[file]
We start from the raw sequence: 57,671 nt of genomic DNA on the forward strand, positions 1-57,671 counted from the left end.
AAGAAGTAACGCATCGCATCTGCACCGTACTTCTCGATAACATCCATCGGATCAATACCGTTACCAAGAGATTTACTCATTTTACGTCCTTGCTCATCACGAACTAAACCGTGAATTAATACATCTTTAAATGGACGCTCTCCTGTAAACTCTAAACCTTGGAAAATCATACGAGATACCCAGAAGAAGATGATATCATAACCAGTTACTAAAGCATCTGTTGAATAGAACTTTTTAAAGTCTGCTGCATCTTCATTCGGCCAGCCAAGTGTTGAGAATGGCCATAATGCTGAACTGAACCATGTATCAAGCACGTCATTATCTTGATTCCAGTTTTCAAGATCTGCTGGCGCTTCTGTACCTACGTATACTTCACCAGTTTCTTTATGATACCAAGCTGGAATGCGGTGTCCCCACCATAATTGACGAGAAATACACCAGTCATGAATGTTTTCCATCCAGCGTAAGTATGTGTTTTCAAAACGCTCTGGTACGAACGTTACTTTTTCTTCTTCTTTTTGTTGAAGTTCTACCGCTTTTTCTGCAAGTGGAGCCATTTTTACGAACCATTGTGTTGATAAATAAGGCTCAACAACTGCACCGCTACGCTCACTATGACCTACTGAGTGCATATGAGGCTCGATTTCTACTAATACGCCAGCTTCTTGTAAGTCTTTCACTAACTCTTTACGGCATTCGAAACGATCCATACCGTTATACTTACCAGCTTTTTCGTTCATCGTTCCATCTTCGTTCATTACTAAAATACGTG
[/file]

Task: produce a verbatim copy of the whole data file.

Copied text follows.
We start from the raw sequence: 57,671 nt of genomic DNA on the forward strand, positions 1-57,671 counted from the left end.
AAGAAGTAACGCATCGCATCTGCACCGTACTTCTCGATAACATCCATCGGATCAATACCGTTACCAAGAGATTTACTCATTTTACGTCCTTGCTCATCACGAACTAAACCGTGAATTAATACATCTTTAAATGGACGCTCTCCTGTAAACTCTAAACCTTGGAAAATCATACGAGATACCCAGAAGAAGATGATATCATAACCAGTTACTAAAGCATCTGTTGAATAGAACTTTTTAAAGTCTGCTGCATCTTCATTCGGCCAGCCAAGTGTTGAGAATGGCCATAATGCTGAACTGAACCATGTATCAAGCACGTCATTATCTTGATTCCAGTTTTCAAGATCTGCTGGCGCTTCTGTACCTACGTATACTTCACCAGTTTCTTTATGATACCAAGCTGGAATGCGGTGTCCCCACCATAATTGACGAGAAATACACCAGTCATGAATGTTTTCCATCCAGCGTAAGTATGTGTTTTCAAAACGCTCTGGTACGAACGTTACTTTTTCTTCTTCTTTTTGTTGAAGTTCTACCGCTTTTTCTGCAAGTGGAGCCATTTTTACGAACCATTGTGTTGATAAATAAGGCTCAACAACTGCACCGCTACGCTCACTATGACCTACTGAGTGCATATGAGGCTCGATTTCTACTAATACGCCAGCTTCTTGTAAGTCTTTCACTAACTCTTTACGGCATTCGAAACGATCCATACCGTTATACTTACCAGCTTTTTCGTTCATCGTTCCATCTTCGTTCATTACTAAAATACGTG